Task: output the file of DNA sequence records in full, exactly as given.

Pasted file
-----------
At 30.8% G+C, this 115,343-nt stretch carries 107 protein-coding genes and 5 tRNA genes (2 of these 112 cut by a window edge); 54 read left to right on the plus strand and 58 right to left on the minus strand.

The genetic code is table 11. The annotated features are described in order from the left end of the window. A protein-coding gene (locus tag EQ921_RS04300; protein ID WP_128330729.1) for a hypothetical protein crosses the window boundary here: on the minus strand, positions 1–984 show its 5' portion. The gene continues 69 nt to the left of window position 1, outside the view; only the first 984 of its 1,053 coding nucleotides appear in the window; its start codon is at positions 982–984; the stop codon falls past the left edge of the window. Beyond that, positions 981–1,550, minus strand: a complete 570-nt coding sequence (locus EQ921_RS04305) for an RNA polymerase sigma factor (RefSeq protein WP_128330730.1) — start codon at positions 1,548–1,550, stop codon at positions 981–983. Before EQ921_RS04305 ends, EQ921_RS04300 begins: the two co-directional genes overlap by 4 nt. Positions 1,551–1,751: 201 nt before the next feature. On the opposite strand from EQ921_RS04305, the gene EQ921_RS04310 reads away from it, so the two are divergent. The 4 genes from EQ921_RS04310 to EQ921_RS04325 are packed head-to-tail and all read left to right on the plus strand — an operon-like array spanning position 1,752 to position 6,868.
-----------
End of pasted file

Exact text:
At 30.8% G+C, this 115,343-nt stretch carries 107 protein-coding genes and 5 tRNA genes (2 of these 112 cut by a window edge); 54 read left to right on the plus strand and 58 right to left on the minus strand.

The genetic code is table 11. The annotated features are described in order from the left end of the window. A protein-coding gene (locus tag EQ921_RS04300; protein ID WP_128330729.1) for a hypothetical protein crosses the window boundary here: on the minus strand, positions 1–984 show its 5' portion. The gene continues 69 nt to the left of window position 1, outside the view; only the first 984 of its 1,053 coding nucleotides appear in the window; its start codon is at positions 982–984; the stop codon falls past the left edge of the window. Beyond that, positions 981–1,550, minus strand: a complete 570-nt coding sequence (locus EQ921_RS04305) for an RNA polymerase sigma factor (RefSeq protein WP_128330730.1) — start codon at positions 1,548–1,550, stop codon at positions 981–983. Before EQ921_RS04305 ends, EQ921_RS04300 begins: the two co-directional genes overlap by 4 nt. Positions 1,551–1,751: 201 nt before the next feature. On the opposite strand from EQ921_RS04305, the gene EQ921_RS04310 reads away from it, so the two are divergent. The 4 genes from EQ921_RS04310 to EQ921_RS04325 are packed head-to-tail and all read left to right on the plus strand — an operon-like array spanning position 1,752 to position 6,868.